Both Barack Obama and John McCain are chomping at the bit to use military force, a strategy that, according to a recent Rand center report, is effective only 7% of the time.
The study also asserts "there is no battlefield solution to terrorism," that the phrase "war on terror" only perpetuates what is essentially a criminal act, and what we already know, that there is no such thing as a terror "war." (AP) Indeed, the think tank financed by our tax dollars says good intelligence, and policing, are the most effective ways of dealing with counterterrorism efforts.
In Berlin, Obama not only echoed JFK's ardent pledge to fight communism, he acknowledged that he will continue the so-called "war on terror," adding that "we must defeat terror." But, how does he propose to do that and, more importantly, what will he do with the terror infrastructure we ourselves created in Iraq, Afghanistan, and now Iran with the introduction of mercenaries, a.k.a. war contractors?
We're growing insurgents in Iran, and fighting insurgents in Iraq. It's now conventional wisdom that the U.S. entered a sovereign country illegally, seized its assets, pummeled its president and his palace, and now has the gall to call the resistance "insurgents." Don't believe the "surge" freaks, like McCain, who tell you the insurgency, in Iraq, is disappearing. Anywhere there is illegal occupation, there will be justifiable insurrection.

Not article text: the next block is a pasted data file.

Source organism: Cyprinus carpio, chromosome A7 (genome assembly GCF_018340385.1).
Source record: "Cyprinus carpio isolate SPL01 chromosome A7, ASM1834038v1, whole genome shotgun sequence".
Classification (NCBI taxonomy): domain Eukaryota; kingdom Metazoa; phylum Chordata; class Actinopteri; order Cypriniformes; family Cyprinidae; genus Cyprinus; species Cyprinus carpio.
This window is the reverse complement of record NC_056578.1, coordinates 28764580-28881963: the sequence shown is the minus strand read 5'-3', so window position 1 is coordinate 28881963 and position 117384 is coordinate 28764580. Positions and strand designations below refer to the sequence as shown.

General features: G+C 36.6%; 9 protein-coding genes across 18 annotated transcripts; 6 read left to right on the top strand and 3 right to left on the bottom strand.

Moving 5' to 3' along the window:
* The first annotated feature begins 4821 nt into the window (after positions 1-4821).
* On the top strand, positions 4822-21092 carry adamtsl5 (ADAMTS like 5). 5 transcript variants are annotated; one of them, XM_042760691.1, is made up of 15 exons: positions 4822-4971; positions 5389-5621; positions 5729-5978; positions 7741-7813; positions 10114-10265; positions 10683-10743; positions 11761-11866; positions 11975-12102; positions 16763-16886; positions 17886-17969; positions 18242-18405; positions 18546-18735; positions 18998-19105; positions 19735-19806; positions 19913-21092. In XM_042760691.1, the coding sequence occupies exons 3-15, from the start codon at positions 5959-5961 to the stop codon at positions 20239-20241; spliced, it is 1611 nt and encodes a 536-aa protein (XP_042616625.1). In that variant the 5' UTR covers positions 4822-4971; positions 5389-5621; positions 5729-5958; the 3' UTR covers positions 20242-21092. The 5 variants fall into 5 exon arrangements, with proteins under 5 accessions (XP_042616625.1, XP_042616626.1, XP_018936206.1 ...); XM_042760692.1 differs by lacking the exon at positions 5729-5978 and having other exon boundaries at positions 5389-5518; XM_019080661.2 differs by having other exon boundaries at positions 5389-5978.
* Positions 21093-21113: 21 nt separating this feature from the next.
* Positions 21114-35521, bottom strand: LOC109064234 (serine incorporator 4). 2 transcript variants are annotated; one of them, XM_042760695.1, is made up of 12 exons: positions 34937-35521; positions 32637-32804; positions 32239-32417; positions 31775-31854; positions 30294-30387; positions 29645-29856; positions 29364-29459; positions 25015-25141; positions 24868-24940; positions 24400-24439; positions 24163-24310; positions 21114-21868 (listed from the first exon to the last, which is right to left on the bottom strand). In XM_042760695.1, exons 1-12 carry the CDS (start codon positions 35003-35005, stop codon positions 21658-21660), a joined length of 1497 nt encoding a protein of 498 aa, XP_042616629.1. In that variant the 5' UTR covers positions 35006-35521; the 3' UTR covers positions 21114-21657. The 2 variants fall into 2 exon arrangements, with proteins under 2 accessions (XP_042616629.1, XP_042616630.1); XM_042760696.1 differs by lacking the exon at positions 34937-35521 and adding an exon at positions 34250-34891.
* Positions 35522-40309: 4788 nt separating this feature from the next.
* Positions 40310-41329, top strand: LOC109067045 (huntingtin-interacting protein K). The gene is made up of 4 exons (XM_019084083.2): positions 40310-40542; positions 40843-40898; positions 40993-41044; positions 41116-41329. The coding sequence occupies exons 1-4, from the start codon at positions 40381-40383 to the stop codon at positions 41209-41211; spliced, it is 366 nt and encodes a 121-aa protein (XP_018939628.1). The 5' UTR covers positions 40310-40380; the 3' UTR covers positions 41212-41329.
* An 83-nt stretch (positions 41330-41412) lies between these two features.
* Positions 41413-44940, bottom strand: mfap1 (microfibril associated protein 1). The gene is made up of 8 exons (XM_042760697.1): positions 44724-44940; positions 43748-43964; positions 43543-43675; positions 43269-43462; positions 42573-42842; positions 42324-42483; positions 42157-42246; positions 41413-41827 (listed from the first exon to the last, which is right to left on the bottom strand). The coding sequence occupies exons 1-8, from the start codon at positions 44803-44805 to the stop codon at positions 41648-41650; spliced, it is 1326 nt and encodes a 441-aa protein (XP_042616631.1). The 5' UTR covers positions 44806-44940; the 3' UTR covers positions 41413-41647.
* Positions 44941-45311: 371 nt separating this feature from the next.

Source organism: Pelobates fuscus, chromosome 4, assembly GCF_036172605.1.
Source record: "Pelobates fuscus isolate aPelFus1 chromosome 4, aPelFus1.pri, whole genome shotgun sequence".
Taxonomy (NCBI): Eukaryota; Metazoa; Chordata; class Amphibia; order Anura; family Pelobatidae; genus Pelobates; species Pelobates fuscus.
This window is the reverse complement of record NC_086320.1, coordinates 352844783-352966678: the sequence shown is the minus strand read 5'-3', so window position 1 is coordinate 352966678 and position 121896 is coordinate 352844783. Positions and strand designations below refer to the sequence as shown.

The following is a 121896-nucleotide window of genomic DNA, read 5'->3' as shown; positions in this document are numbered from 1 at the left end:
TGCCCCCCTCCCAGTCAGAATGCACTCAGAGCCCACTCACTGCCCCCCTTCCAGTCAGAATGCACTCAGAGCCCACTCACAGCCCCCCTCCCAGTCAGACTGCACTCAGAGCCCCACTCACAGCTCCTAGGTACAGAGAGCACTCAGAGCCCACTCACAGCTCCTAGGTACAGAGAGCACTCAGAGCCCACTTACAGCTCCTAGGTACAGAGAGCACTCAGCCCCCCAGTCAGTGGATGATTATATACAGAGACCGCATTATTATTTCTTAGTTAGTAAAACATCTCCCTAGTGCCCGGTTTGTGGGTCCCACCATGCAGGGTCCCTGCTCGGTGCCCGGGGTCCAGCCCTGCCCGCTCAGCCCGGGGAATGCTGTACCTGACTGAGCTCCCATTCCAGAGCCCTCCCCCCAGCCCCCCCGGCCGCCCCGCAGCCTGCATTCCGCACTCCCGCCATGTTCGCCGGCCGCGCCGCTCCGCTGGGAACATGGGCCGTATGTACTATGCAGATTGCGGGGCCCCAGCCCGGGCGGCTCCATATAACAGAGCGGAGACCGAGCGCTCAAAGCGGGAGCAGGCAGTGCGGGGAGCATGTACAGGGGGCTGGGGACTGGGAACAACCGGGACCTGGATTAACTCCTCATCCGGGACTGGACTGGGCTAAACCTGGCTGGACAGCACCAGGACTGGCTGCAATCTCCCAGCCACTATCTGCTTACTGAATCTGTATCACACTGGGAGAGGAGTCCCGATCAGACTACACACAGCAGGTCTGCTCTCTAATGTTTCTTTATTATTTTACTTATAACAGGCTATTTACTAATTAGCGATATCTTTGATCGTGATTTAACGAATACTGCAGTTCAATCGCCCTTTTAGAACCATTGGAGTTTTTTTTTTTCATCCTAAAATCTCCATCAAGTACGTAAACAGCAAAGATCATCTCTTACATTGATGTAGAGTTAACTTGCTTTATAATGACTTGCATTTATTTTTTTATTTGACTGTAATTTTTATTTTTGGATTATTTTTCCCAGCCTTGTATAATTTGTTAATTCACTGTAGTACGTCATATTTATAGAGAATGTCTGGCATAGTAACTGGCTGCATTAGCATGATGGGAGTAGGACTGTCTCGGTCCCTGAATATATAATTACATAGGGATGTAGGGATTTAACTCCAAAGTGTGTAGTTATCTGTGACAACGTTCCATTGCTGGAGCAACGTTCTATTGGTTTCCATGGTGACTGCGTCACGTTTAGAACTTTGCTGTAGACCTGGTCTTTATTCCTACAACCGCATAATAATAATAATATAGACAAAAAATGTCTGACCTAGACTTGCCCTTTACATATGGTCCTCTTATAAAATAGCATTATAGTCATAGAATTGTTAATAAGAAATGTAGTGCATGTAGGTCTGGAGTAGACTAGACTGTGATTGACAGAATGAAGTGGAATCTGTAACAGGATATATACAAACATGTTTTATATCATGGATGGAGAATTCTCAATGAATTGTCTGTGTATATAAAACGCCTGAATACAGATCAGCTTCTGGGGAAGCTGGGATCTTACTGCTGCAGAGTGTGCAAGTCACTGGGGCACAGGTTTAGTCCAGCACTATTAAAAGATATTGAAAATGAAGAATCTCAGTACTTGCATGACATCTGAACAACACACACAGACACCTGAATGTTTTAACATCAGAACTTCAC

And, judging by his latest foreign policy photo ops, don't expect to see any seismic shift under in an Obama administration, but instead the same old preemptive military war games of his predecessor, that is, unless we call him on this, and do it now. Moreover, while he's making noises about "torture," we need to hear that, as president, Mr. Obama will stop the heinous practice of using international airspace to fly those we detain to countries that openly torture.
As a prospective commander-in-chief, he must also make it known that he not only has an exit strategy for our troops, in Iraq, but for Halliburton, Blackwater, and the countless bloodsuckers who have been carpetbagging in that stolen country for the past 6 years. It's time to tell the terror gang to fold up their tents, and come home.
It's also time for Obama to speak out against the latest outrage coming from the desk of Attorney General Michael Mukasey who now urges Congress to issue a "new" declaration of war against Al Qaeda. Does anyone remember an old declaration of war against Iraq, or Al Qaeda, being ratified by Congress? Yes, of course, Congress approved funding, but for an undeclared war.
But, why this sudden urgency, on the part of the Justice Department, to legitimize a bastard war? Can it be that the attorney general is worried that the promise of immunity from war crimes, given by the Military Commissions Act of 2006, will be rescinded by a new Congress, and/or president?
If Mukasey succeeds and, despite the findings of a governmental research group that treating so-called terrorists like warriors flat out doesn't work, he manages to get a formal declaration of war against Al Qaeda, George W. Bush won't be the only commander-in-chief who can sleep better at night knowing that waterboarding, and other "enhanced alternative interrogation techniques," can be applied with impunity, and that we can call whomever we please an "unlawful enemy combatant," continue to hold them indefinitely without ever charging them, or giving them access to the evidence against them.